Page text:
Basement Structural Controls on Mesozoic Carbonate Facies in Northeastern Mexico—a Review

  1. Maurice E. Tucker2,
  2. James Lee Wilson3,
  3. Paul D. Crevello4,
  4. J. Rick Sarg5 and
  5. J. Fred Read6
  1. J. L. Wilson

Published Online: 15 APR 2009

DOI: 10.1002/9781444303834.ch9

Carbonate Platforms: Facies, Sequences and Evolution

Carbonate Platforms: Facies, Sequences and Evolution

How to Cite

Wilson, J. L. (1986) Basement Structural Controls on Mesozoic Carbonate Facies in Northeastern Mexico—a Review, in Carbonate Platforms: Facies, Sequences and Evolution (eds M. E. Tucker, J. L. Wilson, P. D. Crevello, J. Rick Sarg and J. F. Read), Blackwell Publishing Ltd., Oxford, UK. doi: 10.1002/9781444303834.ch9

Editor Information

  1. 2

    Durham, UK

  2. 3

    New Braunfels, Texas, USA

  3. 4

    Littleton, Colorado, USA

  4. 5

    Midland, Texas, USA

  5. 6

    Blacksburg, Virginia, USA

Author Information

  1. 1316 Patio Drive, New Braunfels, Texas 78130, USA

Publication History

  1. Published Online: 15 APR 2009
  2. Published Print: 22 DEC 1986

ISBN Information

Print ISBN: 9780632027583

Online ISBN: 9781444303834



  • basement structural controls on Mesozoic carbonate facies – northeastern Mexico;
  • tectonic basement framework;
  • Mesozoic fault blocks;
  • Coahuila block;
  • golden lane platform


Clear marine tropical water and the proper oceanographic environment cause formation of carbonate ramps and rimmed platforms but their trends and orientations are controlled partly by tectonic basement framework. Elongate buildups may form parallel to subsiding passive cratonal margins, or platforms may develop over and around fault blocks along such borders. In many instances, individual isolated and steep buildups rise from earlier formed wide platforms of low relief. Narrow platform rims, with a widely recognized spectrum of carbonate facies, may evolve around major subsiding basins.

With the opening of the Gulf of Mexico in early Mesozoic time, left-lateral, northwest-directed rifting occurred through eastern Mexico, cutting across a previously emplaced Permo–Triassic orogenic belt bordered on its east by Triassic granodiorite batholiths. This orogenic belt may have a western provenance and may have been moved east against a coastward continuation of the Quachita–Marathon metamorphic rocks, or it simply may be a dislocated western continuation of this belt. A prominent series of blocks and intervening basins developed in the region during the succeeding Liassic rifting. Maps are presented along with discussion of the complex basement.

Topographic relief produced variations in sedimentation during the irregular but continued transgression during Jurassic and Cretaceous times. The rift-produced grabens were filled with redbeds and arkose, followed by evaporites in middle Jurassic time, and at the beginning of late Jurassic, basinal evaporites and oolitic grainstones surrounded some uplifts. The positive tectonic blocks partly controlled development of spectacular rimmed platforms in the late Mesozoic, responding to renewed subsidence and to development of organic framework potential of both corals and large bivalves.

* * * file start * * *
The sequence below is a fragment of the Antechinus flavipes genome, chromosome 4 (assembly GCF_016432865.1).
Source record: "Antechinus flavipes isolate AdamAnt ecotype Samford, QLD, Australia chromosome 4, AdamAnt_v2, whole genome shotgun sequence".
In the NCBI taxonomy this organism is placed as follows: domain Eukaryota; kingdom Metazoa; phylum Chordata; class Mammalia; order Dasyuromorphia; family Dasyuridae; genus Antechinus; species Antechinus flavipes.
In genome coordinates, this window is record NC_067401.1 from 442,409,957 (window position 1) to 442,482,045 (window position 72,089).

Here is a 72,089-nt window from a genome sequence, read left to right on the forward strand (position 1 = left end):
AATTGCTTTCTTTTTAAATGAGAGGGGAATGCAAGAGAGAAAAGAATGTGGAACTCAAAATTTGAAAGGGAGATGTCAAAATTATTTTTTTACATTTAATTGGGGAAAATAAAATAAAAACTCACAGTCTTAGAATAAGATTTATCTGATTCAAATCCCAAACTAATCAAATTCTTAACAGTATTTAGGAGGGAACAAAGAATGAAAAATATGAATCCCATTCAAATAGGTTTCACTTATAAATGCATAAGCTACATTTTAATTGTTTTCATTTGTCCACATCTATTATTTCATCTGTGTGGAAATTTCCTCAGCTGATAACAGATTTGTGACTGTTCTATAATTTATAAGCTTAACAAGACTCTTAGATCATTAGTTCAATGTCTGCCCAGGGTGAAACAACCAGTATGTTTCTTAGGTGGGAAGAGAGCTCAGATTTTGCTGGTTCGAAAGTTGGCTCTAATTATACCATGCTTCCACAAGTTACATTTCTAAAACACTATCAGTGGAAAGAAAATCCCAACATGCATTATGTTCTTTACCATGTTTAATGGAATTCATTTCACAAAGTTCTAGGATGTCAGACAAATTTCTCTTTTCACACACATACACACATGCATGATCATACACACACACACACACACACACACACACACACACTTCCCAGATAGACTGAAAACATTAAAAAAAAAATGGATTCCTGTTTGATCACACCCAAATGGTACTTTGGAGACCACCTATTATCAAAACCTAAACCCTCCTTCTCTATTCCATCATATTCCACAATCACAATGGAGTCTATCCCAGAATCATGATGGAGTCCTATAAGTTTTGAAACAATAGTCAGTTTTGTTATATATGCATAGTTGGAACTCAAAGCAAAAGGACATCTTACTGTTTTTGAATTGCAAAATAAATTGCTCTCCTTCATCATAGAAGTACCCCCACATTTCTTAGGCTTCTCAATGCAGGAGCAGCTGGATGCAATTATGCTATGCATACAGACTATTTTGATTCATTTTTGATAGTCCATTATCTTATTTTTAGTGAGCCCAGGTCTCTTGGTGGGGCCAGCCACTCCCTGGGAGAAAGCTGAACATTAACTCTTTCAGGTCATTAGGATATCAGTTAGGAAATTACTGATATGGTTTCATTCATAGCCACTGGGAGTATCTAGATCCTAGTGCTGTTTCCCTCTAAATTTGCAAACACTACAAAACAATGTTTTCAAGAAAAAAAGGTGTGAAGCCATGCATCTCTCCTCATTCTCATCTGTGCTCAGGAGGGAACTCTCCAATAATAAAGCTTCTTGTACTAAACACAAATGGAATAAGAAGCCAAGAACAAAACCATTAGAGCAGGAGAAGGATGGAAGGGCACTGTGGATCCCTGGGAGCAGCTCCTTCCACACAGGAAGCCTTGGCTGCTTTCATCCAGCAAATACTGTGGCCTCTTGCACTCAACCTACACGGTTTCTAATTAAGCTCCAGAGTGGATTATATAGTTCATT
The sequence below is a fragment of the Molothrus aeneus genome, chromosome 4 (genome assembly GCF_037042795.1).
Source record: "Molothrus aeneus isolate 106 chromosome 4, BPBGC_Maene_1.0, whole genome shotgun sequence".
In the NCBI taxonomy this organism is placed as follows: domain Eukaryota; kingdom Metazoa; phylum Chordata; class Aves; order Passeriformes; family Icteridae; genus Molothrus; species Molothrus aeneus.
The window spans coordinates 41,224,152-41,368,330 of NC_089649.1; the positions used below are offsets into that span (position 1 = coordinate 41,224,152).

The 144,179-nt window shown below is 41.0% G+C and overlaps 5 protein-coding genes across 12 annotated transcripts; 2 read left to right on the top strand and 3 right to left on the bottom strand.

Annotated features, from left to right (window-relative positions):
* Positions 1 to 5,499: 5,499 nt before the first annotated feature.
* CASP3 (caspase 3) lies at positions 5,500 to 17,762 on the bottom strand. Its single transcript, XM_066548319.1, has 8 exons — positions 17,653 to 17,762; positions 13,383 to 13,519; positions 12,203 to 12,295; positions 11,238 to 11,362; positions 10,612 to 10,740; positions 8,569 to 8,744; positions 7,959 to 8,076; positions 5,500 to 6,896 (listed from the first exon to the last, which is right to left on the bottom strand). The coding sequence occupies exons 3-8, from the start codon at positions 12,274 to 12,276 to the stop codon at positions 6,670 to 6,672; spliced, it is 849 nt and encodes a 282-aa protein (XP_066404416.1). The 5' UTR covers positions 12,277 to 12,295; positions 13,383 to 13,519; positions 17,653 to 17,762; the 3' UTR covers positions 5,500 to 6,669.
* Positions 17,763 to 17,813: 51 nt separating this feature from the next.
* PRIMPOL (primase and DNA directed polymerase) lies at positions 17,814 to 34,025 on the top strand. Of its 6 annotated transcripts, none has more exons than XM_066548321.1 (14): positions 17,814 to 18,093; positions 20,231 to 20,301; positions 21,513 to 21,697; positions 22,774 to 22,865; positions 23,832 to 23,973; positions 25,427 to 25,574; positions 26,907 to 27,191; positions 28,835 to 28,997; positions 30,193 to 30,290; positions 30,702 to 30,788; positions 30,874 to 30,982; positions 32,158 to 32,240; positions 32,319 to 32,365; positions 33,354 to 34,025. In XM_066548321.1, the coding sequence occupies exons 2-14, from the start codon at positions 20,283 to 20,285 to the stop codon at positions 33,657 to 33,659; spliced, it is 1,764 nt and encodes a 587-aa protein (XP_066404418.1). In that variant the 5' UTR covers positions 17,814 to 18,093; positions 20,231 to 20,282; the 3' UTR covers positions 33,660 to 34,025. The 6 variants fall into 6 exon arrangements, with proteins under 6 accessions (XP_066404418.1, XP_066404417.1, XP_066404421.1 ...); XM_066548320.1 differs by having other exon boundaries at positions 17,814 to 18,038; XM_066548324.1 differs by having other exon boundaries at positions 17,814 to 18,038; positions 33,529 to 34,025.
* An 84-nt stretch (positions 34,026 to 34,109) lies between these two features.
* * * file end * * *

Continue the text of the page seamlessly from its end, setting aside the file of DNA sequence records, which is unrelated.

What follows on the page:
A Lower Cretaceous carbonate platform developed around the Coahuila block and across the mouth of Sabinas Basin to the Sligo reef trend of Texas. A reef trend also formed along a N–S directed tectonic ridge of Precambrian gneiss and late Palaeozoic schist on the east side of the Valles platform; perhaps it encircled the area to form a large atoll with a central evaporite basin. Gulfward subsidence of the Tamaulipas arch, Golden Lane and Cordova basement prevented shallow-water carbonate development here during early Cretaceous time. In middle Cretaceous the Sabinas Basin was encircled by reefy development around the Coahuila block and along the west flank of the Burro–Salado uplift. This continued up the Gulf Coast of Texas as the Stuart City (Deep Edwards) reef trend. Middle Cretaceous Valles and Golden Lane platforms kept up with subsidence, grew to heights approaching 1000m, and furnished debris into the Chicontepec Basin separating the platforms. The smaller El Doctor and Toliman banks and the narrow Actopan extension result from basement block fragmentation along the Transverse Mexican Neovolcanic belt which must have been a major lineament separating northern from southern Mexico. The major platforms continued development into Turonian time despite general sea-level lowerings during the middle Cretaceous.

Jurassic oolite, Cretaceous reefs and forereef debris furnish excellent reservoir rock and provide large oil fields in central and southern Mexico. The Mesozoic of Mexico can be used as a model for predicting trends of carbonate reservoir development in both North Africa and the Middle East.